By: Hank Essman
The Department of English celebrates and highlights the achievements of alumni as they find careers with their degrees. This week, Ingrid Bohnenkamp, current Kindergarten teacher and former Springfield-Greene County Library manager, discusses how her English degree has prepared her for her job.
What is your current job? What does that job entail?
Until recently, I worked for the Springfield-Greene County Libraries – first as a reference librarian, then as a reference department manager, and finally as a branch manager. I had a baby in January, and then the pandemic hit, so now I’m a full-time parent and part-time virtual kindergarten teacher. As a librarian, I did the obvious things (recommended books, planned programs for all ages, assisted people with their research, troubleshot technology, etc.) and some less obvious things (worked closely with people who were housing insecure, connected people to the social assistance programs they needed, rehomed stranded dogs, etc.). For the last six years I was a manager, and that added a whole new facet of interacting with the public and colleagues in a more involved way.
How has your degree helped in your current position?
My English degree gave me the flexibility to pursue the specialization of my choice. The nature of the English major – learning about the world from different perspectives and the different ways you can communicate your own experience – shapes you into a well-rounded and adaptable thinker, which makes it a perfect jumping-off point for almost any further course of study or field of work. More directly, as a librarian, the degree provided me with a broad survey of literature and exposed me to works I might not have read otherwise. This made me a better reference librarian, since the most common question you get at a library reference desk is still, “What should I read next?”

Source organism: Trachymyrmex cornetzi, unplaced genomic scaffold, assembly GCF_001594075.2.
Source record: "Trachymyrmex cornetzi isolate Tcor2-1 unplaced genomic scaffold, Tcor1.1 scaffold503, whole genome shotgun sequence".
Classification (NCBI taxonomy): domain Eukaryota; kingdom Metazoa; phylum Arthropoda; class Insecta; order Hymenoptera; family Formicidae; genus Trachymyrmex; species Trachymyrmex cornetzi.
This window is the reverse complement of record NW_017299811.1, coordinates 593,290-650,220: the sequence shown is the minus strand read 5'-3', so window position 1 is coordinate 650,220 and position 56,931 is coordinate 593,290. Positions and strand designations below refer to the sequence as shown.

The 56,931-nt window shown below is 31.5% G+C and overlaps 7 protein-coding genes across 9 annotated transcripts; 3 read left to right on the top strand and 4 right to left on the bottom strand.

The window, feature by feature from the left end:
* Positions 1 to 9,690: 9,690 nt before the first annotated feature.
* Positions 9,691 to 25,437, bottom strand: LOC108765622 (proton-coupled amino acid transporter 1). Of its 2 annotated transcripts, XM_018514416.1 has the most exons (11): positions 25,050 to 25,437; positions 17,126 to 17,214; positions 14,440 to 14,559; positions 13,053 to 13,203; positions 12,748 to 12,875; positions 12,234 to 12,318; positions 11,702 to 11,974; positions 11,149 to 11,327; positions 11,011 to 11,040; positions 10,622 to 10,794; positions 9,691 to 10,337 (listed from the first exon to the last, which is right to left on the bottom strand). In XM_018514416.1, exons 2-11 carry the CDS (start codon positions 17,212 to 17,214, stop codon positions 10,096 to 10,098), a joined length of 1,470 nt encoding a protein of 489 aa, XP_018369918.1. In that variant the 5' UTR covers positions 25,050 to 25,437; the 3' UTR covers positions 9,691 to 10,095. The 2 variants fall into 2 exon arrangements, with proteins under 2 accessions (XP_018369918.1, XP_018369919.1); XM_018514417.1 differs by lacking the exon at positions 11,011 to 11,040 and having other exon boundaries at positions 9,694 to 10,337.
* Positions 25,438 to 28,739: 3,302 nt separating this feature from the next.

What advice do you have for current English majors/minors who are looking to do something similar to what you do?
Think of your English degree as a stepping stone. If you pursue further schooling, your English education will give you the solid foundation you need to hone in on a specialization.
Think of your English degree as a stepping stone. If you pursue further schooling, your English education will give you the solid foundation you need to hone in on a specialization. If you choose to enter the workforce, whether as an educator or a line chef or an entrepreneur, it will give you the communication skills you need to get the job, and the critical thinking skills and work ethic you need to excel at it. I remember a professor telling me that employers like it when they see an English degree listed on your resume because they can assume certain things about your capabilities, and I really did find that to be true.
About the Author
Hank Essman is a second-year grad student in English with a passion for graphic literature. He has worked as a tour guide for the Laura Ingalls Wilder Historic Home in Mansfield, Missouri, and co-hosted a radio show for a comic book club at Macalester College in St. Paul, Minnesota. He currently helps edit webpages for a Springfield business and is the editor of the Alum Report.
We Want to Hear from You
If you are a graduate of a program in Missouri State University’s English Department and would like to be featured in a future Alum Report, we’d love to hear from you at EnglishDepartment@missouristate.edu.